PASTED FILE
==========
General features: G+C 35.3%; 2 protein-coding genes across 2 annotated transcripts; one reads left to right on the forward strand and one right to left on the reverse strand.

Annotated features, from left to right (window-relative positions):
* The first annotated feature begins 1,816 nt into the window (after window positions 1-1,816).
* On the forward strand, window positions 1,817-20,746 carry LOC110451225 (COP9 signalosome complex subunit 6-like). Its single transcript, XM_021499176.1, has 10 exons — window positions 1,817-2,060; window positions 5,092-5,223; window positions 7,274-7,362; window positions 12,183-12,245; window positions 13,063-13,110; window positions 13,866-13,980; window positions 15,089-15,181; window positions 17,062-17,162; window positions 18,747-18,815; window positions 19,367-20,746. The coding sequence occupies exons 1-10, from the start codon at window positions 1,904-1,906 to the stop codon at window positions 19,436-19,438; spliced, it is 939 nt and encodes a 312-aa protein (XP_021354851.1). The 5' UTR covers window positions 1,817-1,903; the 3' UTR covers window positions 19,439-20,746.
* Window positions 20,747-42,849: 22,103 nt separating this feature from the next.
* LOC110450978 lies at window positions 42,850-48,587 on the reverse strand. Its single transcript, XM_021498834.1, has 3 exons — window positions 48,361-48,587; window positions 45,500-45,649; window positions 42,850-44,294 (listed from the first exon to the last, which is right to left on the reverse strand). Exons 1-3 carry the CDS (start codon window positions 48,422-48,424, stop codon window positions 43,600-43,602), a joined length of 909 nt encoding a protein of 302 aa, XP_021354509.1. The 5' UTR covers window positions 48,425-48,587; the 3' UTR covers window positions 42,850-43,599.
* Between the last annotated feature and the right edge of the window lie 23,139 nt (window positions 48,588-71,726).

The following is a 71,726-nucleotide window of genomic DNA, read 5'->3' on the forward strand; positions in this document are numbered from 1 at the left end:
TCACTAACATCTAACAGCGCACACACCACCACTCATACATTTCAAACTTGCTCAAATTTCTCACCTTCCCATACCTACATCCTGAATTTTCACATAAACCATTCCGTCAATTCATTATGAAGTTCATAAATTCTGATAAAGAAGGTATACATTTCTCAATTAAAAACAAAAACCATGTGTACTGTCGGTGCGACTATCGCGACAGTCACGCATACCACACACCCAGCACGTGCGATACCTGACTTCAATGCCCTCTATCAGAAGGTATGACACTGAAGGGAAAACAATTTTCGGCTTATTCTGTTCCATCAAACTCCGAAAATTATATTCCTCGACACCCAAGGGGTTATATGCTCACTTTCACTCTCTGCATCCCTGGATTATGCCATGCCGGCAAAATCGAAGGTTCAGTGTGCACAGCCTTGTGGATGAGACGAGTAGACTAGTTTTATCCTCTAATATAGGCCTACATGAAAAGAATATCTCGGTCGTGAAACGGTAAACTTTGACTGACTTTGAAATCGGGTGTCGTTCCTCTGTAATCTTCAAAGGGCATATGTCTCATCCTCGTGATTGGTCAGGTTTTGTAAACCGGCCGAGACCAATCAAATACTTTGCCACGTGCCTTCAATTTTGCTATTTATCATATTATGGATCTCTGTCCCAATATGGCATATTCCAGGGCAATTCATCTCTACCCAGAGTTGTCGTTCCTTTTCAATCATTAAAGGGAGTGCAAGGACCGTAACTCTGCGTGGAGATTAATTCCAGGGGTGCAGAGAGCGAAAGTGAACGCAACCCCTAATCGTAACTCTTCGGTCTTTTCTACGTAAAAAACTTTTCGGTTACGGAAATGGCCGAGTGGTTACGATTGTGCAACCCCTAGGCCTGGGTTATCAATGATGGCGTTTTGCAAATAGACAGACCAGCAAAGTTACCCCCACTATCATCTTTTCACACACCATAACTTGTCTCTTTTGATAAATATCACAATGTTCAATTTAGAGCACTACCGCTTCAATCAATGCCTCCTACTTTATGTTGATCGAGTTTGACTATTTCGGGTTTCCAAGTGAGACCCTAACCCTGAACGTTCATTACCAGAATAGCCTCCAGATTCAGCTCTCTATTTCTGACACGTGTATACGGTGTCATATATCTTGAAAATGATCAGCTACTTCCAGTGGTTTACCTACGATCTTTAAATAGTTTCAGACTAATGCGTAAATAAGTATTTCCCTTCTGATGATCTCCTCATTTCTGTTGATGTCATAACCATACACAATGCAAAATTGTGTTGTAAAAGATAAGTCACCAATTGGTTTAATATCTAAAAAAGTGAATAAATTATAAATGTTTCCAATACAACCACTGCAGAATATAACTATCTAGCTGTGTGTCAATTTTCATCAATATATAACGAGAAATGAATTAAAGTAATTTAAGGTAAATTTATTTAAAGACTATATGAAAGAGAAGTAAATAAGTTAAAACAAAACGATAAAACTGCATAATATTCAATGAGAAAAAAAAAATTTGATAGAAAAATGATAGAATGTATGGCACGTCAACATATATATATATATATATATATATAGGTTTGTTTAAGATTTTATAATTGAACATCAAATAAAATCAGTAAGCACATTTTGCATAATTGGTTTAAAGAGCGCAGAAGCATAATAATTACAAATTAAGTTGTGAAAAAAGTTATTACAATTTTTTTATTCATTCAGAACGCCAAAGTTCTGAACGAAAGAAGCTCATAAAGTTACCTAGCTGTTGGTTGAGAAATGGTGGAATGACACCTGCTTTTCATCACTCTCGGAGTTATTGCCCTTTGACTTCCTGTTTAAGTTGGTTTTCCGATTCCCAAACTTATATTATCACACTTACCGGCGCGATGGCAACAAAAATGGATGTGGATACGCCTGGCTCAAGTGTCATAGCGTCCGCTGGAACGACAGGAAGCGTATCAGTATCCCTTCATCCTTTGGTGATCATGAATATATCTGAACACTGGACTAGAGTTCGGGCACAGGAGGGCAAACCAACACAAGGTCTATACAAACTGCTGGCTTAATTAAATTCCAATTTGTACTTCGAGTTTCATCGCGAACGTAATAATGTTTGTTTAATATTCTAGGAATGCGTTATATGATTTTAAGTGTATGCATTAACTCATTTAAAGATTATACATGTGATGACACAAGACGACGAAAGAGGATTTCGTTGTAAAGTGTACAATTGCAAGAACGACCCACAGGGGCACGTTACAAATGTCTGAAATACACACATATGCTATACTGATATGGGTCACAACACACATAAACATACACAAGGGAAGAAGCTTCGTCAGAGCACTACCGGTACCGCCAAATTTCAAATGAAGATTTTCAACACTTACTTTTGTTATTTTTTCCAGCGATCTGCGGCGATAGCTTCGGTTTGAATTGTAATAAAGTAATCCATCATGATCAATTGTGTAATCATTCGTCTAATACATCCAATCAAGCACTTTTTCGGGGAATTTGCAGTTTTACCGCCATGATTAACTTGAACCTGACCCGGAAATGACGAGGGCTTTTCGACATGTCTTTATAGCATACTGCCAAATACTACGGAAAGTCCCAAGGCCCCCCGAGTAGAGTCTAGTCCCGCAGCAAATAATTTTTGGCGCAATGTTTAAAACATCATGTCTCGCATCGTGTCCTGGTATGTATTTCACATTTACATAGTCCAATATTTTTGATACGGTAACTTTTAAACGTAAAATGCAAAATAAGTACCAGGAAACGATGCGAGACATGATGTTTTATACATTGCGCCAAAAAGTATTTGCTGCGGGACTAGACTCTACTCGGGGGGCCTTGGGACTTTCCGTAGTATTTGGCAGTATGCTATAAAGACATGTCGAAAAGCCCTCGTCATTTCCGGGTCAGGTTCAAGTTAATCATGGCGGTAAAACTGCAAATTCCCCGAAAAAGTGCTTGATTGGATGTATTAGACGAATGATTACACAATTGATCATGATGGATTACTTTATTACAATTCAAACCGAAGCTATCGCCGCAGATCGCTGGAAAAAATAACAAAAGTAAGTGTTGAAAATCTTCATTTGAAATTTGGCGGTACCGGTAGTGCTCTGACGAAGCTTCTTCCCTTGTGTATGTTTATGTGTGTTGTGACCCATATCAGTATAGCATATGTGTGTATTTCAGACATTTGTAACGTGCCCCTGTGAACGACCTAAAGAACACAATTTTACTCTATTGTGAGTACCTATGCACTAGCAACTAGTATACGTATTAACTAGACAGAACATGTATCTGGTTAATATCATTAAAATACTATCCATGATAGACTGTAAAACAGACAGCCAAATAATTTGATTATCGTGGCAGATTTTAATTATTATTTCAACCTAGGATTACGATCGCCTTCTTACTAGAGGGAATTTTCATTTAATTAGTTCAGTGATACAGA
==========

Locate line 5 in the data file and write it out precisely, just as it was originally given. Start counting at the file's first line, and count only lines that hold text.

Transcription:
* Window positions 20,747-42,849: 22,103 nt separating this feature from the next.